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According to the theory, three dimensions of interpersonal relations are necessary and sufficient to explain most human interaction. The dimensions are called Inclusion, Control and Affection. These categories measure how much interaction a person wants in the areas of socializing, leadership and responsibilities, and deep personal relations. Scores are graded from 0-9 in scales of expressed and wanted behavior, which define how much a person expresses to others, and how much he wants from others. FIRO-B, a measurement instrument with scales that assess the behavioral aspects of the three dimensions was created, based on this theory. Schutz believed that FIRO scores in themselves were not terminal, and can and do change, and did not encourage typology; however, the four temperaments were mapped to the FIRO-B scales, which led to the creation of a theory of Five Temperaments.
One person who worked with FIRO-B, Dr. Leo Ryan, assigned names for the scores were such as "The Loner" and "The Rebel" for low E/W scores in the area of Inclusion and Control, for instance. Schutz himself discussed the impact of extreme behavior in the areas of inclusion, control, and affection as indicated by scores on the FIRO-B. For each area of interpersonal need the following three types of behavior would be evident: (1) deficient, (2) excessive, and (3) ideal. Deficient was defined as indicating that an individual was not trying to directly satisfy the need. Excessive was defined as indicating that an individual was constantly trying to satisfy the need. Ideal referred to satisfaction of the need. From this, he identified the following types:
1. the undersocial (low EI, low WI)
2. the oversocial (high EI, high WI)
3. the social (moderate EI, moderate WI)
1. the abdicrat (low EC, high WC)
2. the autocrat (high EC, low WC)
3. the democrat (moderate EC, moderate WC)
1. the underpersonal (low EA, low WA)
2. the overpersonal (high EA, high WA)
3. the personal (moderate EA moderate WA)
Still, to continue not to encourage typology, the names are generally not used, and tests total the E, W, I, C and A scores.
During the 1970's, Schutz revised and expanded FIRO theory and developed additional instruments (Schutz 1994, 1992) for measuring the new aspects of the theory, including Element B: Behavior (an improved version of FIRO-B); Element F: Feelings; Element S: Self; Element W: Work Relations; Element C: Close Relations; Element P: Parental Relationships; and Element O: Organizational Climate. Since 1984, these instruments have been known collectively as Elements of Awareness. Element B differs in expanding the definitions of Inclusion, Control, and Affection (renamed "Openness"), into an additional six scores to measure how much a person wants to include, control, and be close to others, and how much other people include, control, and like to be close to the testee. The original FIRO-B was sold to Consulting Psychologists Press, Inc. (CPP; which also owns MBTI), and FIRO Element B is owned by Business Consultants Network, Inc.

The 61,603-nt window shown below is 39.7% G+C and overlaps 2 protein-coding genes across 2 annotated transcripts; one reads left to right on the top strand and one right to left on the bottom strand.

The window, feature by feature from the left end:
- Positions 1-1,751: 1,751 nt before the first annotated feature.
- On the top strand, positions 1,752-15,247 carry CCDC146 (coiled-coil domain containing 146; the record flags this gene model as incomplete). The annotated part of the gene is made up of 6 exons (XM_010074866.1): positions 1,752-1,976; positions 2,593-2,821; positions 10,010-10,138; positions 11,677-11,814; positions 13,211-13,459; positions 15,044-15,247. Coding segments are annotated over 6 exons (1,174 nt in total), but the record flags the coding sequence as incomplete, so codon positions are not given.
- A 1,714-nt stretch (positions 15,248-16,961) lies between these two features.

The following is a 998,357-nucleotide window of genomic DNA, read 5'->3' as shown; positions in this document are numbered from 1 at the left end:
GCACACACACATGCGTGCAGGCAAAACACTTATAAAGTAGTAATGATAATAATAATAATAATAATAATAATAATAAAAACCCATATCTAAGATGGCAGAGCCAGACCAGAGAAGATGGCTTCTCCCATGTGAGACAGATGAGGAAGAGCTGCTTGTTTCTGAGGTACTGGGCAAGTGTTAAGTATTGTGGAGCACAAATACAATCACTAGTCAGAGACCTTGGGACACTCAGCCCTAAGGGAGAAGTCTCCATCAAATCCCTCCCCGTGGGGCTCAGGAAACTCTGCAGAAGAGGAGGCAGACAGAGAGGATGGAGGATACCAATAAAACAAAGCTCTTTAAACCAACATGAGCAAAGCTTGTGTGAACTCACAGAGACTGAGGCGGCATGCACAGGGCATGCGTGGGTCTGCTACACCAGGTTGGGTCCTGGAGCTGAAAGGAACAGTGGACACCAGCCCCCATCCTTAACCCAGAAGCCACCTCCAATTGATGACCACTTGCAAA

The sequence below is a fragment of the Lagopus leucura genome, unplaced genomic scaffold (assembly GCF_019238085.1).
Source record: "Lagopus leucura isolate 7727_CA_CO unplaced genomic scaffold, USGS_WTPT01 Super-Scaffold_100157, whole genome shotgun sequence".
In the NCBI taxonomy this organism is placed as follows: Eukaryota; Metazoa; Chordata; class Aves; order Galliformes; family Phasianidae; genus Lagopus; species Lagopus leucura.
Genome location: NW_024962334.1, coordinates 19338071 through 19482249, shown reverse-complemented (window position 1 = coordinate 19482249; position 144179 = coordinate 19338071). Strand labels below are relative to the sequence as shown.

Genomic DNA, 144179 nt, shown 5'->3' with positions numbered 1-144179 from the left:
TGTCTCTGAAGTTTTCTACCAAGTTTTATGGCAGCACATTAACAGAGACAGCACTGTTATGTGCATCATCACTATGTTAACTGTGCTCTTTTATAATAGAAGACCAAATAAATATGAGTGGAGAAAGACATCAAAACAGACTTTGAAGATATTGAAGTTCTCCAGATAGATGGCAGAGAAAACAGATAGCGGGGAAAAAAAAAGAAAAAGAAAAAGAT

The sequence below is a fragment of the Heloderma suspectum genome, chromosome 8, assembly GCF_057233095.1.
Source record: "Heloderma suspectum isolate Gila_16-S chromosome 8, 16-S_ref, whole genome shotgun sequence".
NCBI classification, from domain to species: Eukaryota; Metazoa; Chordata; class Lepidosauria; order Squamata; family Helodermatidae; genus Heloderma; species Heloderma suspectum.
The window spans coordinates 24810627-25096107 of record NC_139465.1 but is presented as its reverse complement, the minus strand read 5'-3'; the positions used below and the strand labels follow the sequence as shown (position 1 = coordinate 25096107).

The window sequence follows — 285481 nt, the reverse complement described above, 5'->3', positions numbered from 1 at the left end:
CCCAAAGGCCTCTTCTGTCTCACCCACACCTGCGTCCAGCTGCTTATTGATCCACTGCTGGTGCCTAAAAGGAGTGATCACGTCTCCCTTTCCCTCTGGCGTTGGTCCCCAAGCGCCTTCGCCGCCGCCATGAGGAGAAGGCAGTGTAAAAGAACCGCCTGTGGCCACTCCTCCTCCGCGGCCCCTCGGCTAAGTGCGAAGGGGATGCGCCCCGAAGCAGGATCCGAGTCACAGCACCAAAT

Correlations with MBTIEdit
In a 1976 survey of seventy-five of the most widely used training instruments, the FIRO-B concluded to be the most generally usable instrument in training. The popularity of the FIRO-B began to wane as the MBTI became one of the instruments of choice in business. Since FIRO-B uses completely different scales from MBTI, and was not designed to measure inborn "types", it is often used together with the MBTI by workplaces, and now, the two are offered together by CPP .
Statistical correlation has been done between FIRO-B and MBTI by John W. Olmstead, and also Allen L. Hammer with Eugene R. Schnell; and between Element B and MBTI by Dr. Henry Dick Thompson.
Element B Scales
I include people
I want to include people
People include me
I want people to include me
I control people
I want to control people
People control me
I want people to control me
I am open with people
I want to be open with people
People are open with me
I want people to be open with me
Element B and MBTI Correlations
*Indicates statistical significance
- Ryan, Leo R. Clinical Interpretation of the FIRO-B. (1977). Consulting Psychologists Press. Palo Alto, CA. Ryan
- Schnell, E. & Hammer, A. (1997). Integrating the FIRO-B with the MBTI: Relationships, case examples, and interpretation strategies. In Developing Leaders (Fitzgerald, C. & Kirby, L., Eds.). Palo Alto , CA : Davies-Black Publishing.
- Schutz, W.C. (1958). FIRO: A Three Dimensional Theory of Interpersonal Behavior. New York: Holt, Rinehart, & Winston.
- Thompson, H. (2000). FIRO Element B and Myers-Briggs Type Indicator correlations. Watkinsville, GA : High Performing Systems, Inc. http://www.hpsys.com/Articles/Why_FIRO_ElementB.htm
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